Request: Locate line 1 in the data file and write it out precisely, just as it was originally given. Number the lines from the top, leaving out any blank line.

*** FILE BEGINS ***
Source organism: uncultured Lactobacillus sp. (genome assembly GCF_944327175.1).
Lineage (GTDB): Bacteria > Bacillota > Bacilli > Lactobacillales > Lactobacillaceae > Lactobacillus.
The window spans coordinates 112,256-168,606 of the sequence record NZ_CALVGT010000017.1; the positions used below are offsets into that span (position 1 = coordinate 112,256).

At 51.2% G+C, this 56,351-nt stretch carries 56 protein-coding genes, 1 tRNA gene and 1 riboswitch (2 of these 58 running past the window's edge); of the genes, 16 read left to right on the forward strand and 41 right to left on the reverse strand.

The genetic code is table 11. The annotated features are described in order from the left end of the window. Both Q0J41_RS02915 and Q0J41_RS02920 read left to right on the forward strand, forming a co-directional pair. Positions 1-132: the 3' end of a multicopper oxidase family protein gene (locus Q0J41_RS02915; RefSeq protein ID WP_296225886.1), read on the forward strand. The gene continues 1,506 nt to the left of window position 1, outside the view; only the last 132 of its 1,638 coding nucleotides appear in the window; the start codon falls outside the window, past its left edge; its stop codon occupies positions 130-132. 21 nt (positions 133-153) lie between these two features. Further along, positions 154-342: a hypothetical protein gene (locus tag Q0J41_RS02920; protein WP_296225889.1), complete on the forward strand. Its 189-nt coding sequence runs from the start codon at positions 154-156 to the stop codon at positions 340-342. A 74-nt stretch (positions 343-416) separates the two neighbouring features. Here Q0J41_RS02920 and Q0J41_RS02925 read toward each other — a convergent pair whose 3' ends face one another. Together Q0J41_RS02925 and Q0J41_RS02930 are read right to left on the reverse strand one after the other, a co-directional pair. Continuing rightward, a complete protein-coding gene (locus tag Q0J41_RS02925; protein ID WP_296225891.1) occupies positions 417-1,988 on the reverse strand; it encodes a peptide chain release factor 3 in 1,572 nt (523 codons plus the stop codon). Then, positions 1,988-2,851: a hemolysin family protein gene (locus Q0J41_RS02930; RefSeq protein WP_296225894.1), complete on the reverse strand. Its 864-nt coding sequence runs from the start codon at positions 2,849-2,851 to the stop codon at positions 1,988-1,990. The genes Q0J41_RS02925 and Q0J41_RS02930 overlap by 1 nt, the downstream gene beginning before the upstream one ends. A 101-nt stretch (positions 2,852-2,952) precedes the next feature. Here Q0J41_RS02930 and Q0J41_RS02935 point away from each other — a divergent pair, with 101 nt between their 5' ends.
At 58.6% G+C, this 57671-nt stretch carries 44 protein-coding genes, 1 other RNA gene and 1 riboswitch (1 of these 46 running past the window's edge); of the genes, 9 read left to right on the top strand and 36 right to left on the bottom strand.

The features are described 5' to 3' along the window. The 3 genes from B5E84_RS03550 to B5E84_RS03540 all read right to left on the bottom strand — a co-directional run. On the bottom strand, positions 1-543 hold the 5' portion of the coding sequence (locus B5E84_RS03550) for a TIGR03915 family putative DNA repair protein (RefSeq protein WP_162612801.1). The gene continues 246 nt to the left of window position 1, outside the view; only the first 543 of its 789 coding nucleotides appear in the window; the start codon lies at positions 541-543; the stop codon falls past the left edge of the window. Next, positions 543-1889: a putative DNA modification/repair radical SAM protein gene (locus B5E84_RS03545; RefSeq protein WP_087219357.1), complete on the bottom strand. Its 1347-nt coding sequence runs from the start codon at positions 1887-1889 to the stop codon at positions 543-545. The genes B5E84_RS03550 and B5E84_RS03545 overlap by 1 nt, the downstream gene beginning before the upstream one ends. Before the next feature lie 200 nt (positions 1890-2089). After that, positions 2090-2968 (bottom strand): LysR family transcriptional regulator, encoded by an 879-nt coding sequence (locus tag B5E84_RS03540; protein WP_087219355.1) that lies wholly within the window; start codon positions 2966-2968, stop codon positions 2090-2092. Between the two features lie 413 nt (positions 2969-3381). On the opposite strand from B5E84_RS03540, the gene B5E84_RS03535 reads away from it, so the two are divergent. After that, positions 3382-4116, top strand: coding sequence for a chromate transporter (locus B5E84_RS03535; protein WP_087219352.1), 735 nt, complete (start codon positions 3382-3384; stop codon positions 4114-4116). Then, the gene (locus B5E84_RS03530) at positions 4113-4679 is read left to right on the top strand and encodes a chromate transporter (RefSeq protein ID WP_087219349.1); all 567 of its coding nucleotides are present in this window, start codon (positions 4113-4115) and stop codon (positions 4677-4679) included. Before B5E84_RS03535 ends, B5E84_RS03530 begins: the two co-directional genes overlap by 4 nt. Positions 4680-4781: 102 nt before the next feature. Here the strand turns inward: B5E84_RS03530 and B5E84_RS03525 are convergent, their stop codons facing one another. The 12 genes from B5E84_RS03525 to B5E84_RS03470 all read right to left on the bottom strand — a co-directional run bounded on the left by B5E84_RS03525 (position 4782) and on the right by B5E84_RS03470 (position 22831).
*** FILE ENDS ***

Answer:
Source organism: uncultured Lactobacillus sp. (genome assembly GCF_944327175.1).